They are young, they are English and they are confident that they have come to a major international tournament to win it.
It is far too long since that could be said of any England side but the squad that landed in the Czech Republic for this month’s European Under-21 Championship might, for once, actually fulfil all those expectations.
The 1-0 victory over Belarus at Barnsley last Thursday was their 14th win in 15 internationals, in which they have scored 43 goals and conceded only nine. France, the only nation to have beaten Gareth Southgate’s side in that time, have not qualified. Nor have Spain or the Netherlands, who between them have won three of the last four tournaments.
Yet there are some who feel Southgate should have shortened the odds still further by insisting that the likes of Raheem Sterling, Ross Barkley or Luke Shaw made themselves available.
In the eyes of the Arsenal full-back Carl Jenkinson, who has just spent a season on loan at West Ham, to have parachuted these stars into the tournament at the last minute would have been divisive.
“They could have brought in other players but would that be fair on the lads who have got us here to have brought in five or six who could, technically, play?” Jenkinson said.
“The lads who have got us here deserve to have a go at the tournament. It has been a long qualification period, a two-year thing, and for others to come and take players’ places, would that be fair?”
This is an England side that is very together. Southgate did not take his players away to a foreign training base. When the England manager offered the squad a chance to go home, many opted to stay at St George’s Park.
They arrived at their base in Olomouc, a picturesque town in the east of the country, on Sunday and Jenkinson is confident they will still be in the Czech Republic when the final is played in Prague on 30 June. Harry Kane could be as much a star of this tournament as Andrea Pirlo was when it was played in neighbouring Slovakia 15 years ago.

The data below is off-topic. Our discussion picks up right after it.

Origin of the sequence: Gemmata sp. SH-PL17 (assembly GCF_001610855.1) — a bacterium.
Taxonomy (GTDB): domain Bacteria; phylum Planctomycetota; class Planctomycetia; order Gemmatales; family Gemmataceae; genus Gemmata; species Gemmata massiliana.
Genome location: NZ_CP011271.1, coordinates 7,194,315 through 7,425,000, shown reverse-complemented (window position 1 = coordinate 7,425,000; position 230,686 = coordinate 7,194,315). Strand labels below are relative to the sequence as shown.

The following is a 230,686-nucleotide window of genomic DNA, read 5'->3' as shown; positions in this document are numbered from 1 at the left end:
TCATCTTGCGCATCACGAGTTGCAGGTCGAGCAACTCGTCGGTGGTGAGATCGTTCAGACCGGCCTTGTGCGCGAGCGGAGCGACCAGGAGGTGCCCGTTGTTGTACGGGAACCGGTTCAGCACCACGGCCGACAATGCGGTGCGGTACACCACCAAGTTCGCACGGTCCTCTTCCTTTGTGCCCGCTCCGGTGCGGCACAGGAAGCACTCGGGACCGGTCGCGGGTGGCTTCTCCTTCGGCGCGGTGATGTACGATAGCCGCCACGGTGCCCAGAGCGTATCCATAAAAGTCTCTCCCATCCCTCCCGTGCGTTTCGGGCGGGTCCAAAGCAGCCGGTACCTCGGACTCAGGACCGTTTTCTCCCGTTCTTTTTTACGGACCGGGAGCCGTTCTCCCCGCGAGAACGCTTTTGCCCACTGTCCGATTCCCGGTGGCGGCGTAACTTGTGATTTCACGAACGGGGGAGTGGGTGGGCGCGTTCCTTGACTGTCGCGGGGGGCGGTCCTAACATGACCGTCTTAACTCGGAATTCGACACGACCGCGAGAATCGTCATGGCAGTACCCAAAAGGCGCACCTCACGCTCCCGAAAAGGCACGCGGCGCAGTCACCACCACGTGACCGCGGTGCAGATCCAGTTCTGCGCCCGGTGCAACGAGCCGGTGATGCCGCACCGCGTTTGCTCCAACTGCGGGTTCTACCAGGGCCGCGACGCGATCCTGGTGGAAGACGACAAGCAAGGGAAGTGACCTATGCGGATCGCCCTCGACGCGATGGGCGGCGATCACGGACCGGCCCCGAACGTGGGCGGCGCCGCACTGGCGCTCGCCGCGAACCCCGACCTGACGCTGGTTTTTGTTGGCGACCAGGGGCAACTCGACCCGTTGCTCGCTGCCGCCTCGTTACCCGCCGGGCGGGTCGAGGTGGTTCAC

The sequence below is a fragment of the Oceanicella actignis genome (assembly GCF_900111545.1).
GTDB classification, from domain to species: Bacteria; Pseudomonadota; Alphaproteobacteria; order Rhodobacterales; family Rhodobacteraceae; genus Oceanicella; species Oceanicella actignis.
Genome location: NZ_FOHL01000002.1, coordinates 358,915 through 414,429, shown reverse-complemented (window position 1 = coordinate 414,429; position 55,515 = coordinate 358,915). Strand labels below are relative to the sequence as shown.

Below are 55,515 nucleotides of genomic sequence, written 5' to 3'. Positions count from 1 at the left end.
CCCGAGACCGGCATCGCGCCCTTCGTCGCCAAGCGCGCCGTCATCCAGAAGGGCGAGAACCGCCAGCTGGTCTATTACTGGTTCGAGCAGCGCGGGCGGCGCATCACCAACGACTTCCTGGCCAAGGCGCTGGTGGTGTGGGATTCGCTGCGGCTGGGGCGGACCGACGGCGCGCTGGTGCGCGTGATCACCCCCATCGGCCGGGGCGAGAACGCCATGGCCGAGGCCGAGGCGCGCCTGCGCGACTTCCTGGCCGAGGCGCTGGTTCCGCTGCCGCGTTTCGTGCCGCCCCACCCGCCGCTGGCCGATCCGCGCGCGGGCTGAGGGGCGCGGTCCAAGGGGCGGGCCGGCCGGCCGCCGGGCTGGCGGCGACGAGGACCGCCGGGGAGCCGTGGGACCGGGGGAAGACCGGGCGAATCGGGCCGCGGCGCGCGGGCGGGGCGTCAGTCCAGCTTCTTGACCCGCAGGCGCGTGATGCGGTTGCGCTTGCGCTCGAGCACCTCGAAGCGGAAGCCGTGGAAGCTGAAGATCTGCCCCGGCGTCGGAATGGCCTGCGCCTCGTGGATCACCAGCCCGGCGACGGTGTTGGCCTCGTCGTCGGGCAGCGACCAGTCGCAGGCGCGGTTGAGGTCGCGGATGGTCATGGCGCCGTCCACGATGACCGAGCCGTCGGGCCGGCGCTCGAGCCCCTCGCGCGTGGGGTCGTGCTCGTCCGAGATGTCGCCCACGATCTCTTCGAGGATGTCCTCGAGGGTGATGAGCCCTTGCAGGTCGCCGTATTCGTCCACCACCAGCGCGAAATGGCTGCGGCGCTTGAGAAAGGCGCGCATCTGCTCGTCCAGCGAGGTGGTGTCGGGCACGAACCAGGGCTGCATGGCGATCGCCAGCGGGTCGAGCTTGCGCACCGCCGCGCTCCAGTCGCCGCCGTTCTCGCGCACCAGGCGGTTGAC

“We don’t fear anyone if we play to our full potential,” Jenkinson said. “Without blowing our own trumpet, we have a very good team.
“We are a good attacking side. Harry Kane will really feature out there; we have Saido Berahino and Danny Ings, who can all score goals.
“We have a back four who have played regularly in the Premier League. We have a midfield who can play a through ball and our keepers are very good. There is no reason not to be confident.
“But it is the proper stuff now, it’s tournament time. Now it is about mentality – we have to go and do it on the big stage.”
Since Stuart Pearce’s side were demolished 4-0 by Germany in the 2009 final in Malmo, England have failed to progress beyond the group stages in two tournaments.
Half of that German side was in the squad that won the World Cup last year. James Milner was the only member of the losing team to make it to Brazil, where England collected one point.
Two years ago in Israel, they lost all three games. In the words of the Norwich winger Nathan Redmond: “A lot of people said we couldn’t play. Even worse was that some people said we didn’t care.” This is another reason why Southgate is taking only footballers whose commitment he is certain of.
“We are aware of the pressure on us,” said Jenkinson. “The reputation of football players in England is high and rightly so because we have the best league in the world. There will be a lot of eyes on us.
“A lot of us play in the Premier League week in and week out, where there is a lot of pressure so I don’t think pressure will be an issue. It is something we have to use to our advantage.”
He knows the phrase that the Premier League is the “best in the world” is long on overuse and short on proof. “But as a team of young footballers, what can we do about that?” he said. “This is our time to go out and make a name for ourselves.”
Who will England face?
Win Group B and England will play the Group A runners-up in Olomouc on 27 June. Finish as runners-up and they will face a more difficult date with the Group A winners – probably Germany – on the same day in Prague. The final is in Prague on 30 June.
Thursday (7.45pm, Brno) England v Portugal
Sunday (5pm, Olomouc) Sweden v England
24 June (7.45pm, Olomouc) England v ItalyReuse content